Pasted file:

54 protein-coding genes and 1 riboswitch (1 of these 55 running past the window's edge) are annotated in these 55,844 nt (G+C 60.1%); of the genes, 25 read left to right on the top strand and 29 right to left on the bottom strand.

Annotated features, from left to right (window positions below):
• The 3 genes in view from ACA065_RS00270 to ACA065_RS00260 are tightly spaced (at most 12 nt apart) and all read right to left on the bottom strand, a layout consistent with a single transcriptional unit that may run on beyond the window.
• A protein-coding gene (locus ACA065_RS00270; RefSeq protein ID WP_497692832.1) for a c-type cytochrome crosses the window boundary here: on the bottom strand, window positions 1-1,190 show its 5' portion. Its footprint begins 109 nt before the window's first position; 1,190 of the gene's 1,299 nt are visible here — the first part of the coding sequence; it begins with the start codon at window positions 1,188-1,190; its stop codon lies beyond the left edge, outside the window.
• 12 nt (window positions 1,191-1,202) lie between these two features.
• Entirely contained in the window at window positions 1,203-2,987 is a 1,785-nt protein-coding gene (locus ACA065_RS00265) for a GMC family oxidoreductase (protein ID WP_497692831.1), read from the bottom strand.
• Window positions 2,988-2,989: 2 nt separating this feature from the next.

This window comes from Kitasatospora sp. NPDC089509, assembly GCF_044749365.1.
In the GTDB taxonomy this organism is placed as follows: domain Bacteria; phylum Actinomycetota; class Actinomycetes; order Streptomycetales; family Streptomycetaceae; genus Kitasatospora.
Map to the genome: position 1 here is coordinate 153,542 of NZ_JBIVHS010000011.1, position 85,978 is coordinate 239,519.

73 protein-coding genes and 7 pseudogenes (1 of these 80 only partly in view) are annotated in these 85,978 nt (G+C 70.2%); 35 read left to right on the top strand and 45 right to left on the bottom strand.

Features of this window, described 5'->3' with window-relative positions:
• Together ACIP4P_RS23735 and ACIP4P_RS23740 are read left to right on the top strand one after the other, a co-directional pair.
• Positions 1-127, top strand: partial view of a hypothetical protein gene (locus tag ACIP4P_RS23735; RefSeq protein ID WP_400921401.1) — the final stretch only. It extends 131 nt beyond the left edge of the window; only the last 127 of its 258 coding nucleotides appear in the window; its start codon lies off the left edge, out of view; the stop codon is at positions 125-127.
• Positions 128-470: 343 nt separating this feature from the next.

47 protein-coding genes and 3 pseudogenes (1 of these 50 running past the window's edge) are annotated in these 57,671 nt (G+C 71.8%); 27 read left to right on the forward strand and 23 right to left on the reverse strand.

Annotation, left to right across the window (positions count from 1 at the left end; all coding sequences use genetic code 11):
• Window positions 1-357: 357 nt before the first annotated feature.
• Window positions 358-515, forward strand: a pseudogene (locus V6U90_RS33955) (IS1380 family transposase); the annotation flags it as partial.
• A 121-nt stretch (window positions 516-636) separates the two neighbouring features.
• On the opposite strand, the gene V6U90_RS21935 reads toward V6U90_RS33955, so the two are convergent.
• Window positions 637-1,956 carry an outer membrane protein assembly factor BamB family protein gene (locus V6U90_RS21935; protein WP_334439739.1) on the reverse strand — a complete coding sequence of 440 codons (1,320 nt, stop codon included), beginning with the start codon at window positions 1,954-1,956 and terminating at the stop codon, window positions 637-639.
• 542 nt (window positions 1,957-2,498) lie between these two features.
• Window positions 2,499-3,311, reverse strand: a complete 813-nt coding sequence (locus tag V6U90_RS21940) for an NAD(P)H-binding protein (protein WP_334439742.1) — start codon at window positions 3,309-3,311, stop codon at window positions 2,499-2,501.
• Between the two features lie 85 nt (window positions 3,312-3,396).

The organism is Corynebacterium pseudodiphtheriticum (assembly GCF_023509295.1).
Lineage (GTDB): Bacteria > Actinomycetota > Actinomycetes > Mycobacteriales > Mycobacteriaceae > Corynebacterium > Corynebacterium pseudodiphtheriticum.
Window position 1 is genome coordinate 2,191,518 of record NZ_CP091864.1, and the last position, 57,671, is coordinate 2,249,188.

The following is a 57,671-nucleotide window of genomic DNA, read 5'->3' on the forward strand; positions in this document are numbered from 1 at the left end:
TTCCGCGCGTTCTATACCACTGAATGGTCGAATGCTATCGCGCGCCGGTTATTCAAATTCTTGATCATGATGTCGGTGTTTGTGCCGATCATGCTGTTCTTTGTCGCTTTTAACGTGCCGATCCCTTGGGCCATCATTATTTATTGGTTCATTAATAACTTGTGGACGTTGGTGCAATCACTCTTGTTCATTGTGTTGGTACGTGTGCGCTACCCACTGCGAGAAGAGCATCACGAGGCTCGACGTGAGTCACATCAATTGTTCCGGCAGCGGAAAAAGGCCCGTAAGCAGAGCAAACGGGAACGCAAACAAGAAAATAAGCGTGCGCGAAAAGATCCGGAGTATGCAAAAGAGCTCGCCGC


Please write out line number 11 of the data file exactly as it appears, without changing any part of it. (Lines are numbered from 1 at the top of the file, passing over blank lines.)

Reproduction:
73 protein-coding genes and 7 pseudogenes (1 of these 80 only partly in view) are annotated in these 85,978 nt (G+C 70.2%); 35 read left to right on the top strand and 45 right to left on the bottom strand.